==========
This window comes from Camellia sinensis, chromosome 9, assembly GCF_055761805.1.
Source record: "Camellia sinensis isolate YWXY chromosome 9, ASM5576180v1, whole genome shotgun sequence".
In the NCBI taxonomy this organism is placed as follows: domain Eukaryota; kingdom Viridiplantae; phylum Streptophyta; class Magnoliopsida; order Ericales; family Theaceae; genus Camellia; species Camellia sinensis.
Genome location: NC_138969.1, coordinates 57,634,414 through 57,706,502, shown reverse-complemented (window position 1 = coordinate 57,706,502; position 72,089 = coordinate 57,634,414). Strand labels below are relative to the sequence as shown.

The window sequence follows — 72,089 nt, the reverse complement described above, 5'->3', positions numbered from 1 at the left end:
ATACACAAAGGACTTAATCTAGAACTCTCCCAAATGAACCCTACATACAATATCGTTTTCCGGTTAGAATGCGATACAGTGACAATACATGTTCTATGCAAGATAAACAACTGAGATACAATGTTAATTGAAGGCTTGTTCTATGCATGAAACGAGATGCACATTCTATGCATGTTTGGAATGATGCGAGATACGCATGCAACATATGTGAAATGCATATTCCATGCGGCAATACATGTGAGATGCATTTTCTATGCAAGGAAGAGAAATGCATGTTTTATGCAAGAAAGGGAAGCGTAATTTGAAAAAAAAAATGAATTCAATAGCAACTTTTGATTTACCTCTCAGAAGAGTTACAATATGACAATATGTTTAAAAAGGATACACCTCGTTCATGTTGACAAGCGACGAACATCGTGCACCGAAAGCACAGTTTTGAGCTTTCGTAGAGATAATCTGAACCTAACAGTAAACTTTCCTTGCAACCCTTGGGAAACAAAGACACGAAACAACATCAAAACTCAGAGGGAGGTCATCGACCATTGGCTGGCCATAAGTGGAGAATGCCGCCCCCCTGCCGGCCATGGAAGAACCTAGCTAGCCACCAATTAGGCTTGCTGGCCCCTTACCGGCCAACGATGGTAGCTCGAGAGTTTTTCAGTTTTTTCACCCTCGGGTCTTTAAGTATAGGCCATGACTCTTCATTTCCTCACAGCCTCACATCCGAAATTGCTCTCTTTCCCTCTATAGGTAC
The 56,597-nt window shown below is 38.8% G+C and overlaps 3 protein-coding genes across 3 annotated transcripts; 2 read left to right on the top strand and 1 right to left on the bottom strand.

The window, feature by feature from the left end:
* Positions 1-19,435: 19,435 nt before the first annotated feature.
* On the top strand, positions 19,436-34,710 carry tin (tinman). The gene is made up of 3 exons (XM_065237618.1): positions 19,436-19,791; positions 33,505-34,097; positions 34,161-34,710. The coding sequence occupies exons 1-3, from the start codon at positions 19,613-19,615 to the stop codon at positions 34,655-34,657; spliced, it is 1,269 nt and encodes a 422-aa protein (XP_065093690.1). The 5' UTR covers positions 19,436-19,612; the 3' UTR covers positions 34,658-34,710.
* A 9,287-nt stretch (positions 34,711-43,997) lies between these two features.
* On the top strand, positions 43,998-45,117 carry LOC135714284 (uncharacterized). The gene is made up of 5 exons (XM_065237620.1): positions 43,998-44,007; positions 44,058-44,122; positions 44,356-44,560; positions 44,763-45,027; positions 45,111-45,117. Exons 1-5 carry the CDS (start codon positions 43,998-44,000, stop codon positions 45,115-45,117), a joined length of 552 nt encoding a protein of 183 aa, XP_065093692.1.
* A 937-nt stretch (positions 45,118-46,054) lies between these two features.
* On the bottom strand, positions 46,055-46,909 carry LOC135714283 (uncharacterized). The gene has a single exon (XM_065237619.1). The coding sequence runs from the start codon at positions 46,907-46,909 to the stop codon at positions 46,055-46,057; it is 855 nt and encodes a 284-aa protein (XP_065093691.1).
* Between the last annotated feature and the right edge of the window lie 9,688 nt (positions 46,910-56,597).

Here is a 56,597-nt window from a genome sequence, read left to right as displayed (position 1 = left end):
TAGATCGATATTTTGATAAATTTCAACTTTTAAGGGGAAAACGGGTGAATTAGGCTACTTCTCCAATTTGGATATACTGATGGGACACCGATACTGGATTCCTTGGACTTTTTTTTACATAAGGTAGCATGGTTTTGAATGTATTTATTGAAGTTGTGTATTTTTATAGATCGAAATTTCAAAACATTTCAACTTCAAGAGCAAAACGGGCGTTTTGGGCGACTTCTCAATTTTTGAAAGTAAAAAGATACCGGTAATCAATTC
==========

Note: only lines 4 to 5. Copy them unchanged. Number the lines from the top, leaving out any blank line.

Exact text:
Genome location: NC_138969.1, coordinates 57,634,414 through 57,706,502, shown reverse-complemented (window position 1 = coordinate 57,706,502; position 72,089 = coordinate 57,634,414). Strand labels below are relative to the sequence as shown.

The window sequence follows — 72,089 nt, the reverse complement described above, 5'->3', positions numbered from 1 at the left end: